Michelangelo's David As An Example Of Renaissance Sculpture

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The statue of David is a world-renowned statue created by the Renaissance artist and sculptor Michaelangelo from 1501-1504. This statue stands massive at 17 feet tall, carved from a solid block of white marble, weighing in at an enormous weight of 12,478 pounds or 6 tons. This beautiful sculpture is host to many outstanding features of aesthetics, including the visual elements of art, the cultural style of the High Renaissance period Italian artists, the use of a biblical character and story, and many more exquisite features that make this sculpture stand out to art enthusiasts around the world throughout centuries and makes it commonly referred to as the most magnificent sculpture of all time. The statue depicts the biblical figure, David, after he decides to fight Goliath, moments before he goes into battle, as he holds his slingshot hanging over his left shoulder, and is currently being held at the Accademia Gallery in Florence, Italy.

First of all, I believe that one of the prominent features that make this statue stand out as one of the best sculptures ever made is the way that Michelangelo made this statue look almost too realistic in the fine details of David’s body. For example, David has tremendously subtle veins that protrude from his forearm and neck that are exceptionally similar to how veins appear on real humans. However, some elements are not as realistic as other things; for example, David’s hands and head are slightly out of proportion, compared to the other parts of his body. I believe that the reason that Michelangelo did this was because many people are viewing this statue from far away and below, so he wanted to account for the people viewing in this way by making the upper body, head, and hands bigger in proportion than other body parts.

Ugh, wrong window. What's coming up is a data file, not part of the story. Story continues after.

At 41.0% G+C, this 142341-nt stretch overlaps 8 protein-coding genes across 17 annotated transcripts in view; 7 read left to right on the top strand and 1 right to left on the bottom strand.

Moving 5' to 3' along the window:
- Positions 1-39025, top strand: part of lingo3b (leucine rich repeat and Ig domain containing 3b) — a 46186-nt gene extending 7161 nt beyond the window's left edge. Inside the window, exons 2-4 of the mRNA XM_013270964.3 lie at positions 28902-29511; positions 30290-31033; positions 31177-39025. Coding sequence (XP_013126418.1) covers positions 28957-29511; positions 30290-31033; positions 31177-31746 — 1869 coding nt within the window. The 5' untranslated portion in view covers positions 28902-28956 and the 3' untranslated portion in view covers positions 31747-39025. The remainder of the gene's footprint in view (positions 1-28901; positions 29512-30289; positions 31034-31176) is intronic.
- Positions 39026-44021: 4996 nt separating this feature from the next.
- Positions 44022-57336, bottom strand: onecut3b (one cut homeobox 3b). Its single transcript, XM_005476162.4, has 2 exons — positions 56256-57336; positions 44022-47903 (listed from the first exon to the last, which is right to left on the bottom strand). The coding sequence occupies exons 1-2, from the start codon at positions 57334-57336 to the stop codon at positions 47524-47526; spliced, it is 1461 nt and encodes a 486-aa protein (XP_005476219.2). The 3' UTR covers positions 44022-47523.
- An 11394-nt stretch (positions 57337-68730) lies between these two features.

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The first outstanding feature of this sculpture I will explain is the stance of contrapposto, the act of displaying standing figures with opposite alternations of tension and relaxation around a central axis, which Michaelangelo took from the Early Classic Greek sculptures created around 510 BCE to 323 BCE. The element of contrapposto adds a sense of relaxation in the David statue, by making it look as if he is leaning slightly to his right side, with his slingshot hanging over his left shoulder before going into battle to kill Goliath. The use of contrapposto also makes the statue look more realistic to the viewer, with the use of an extremely realistic and naturalistic stance that people often do when they are relaxing or nonchalantly standing. But, there is an underlying feature of David that counteracts the use of the relaxing contrapposto stance, David’s body is all tense. If you look closely, David’s veins pop out of his forearm and hand, and his furrowed brow as if he is focusing on something and his whole body is the complete opposite of relaxed and calm. This statue portrays David right before going into battle, so it can be interpreted as David being ready to fight the mighty Goliath with his slingshot.

One primary visual element of art that is prominently used in this renaissance sculpture is form. The form in this statue of David is extraordinarily organic and free-flowing, with the curves of muscles and flesh, which bring a lot of realism to the statue. The sculpture also has a massive form, standing at over 17 feet tall and around 6 and a half feet wide, making it one of the biggest marble statues in existence today. Along with form, this sculpture also uses the authentic color of the marble it was carved in, meaning it was never painted, because if it were ever painted, the paint would not have worn off by now.

This statue significantly represents the cultural and artistic style of the Renaissance by using Humanism, Greco-Roman style art, and by portraying the human body in the most accurate way possible. This gigantic sculpture uses the concept of Humanism beautifully in the way that David looks like he is deciding how he should go into the battle with Goliath, and he is doing it in an extremely smart and sophisticated manner. This ties into humanism because David isn’t being hasteful or ignorant in his actions, he is intelligently rationing out what he should do, showing the humanistic belief that humans are capable of more than any other being on earth. The David statue portrays the Greco-Roman art style with not only the amazing use of contrapposto, the use of marble, but it also uses the nude, ideal male body similarly to how some of the Greco-Roman style statues used it many centuries ago.


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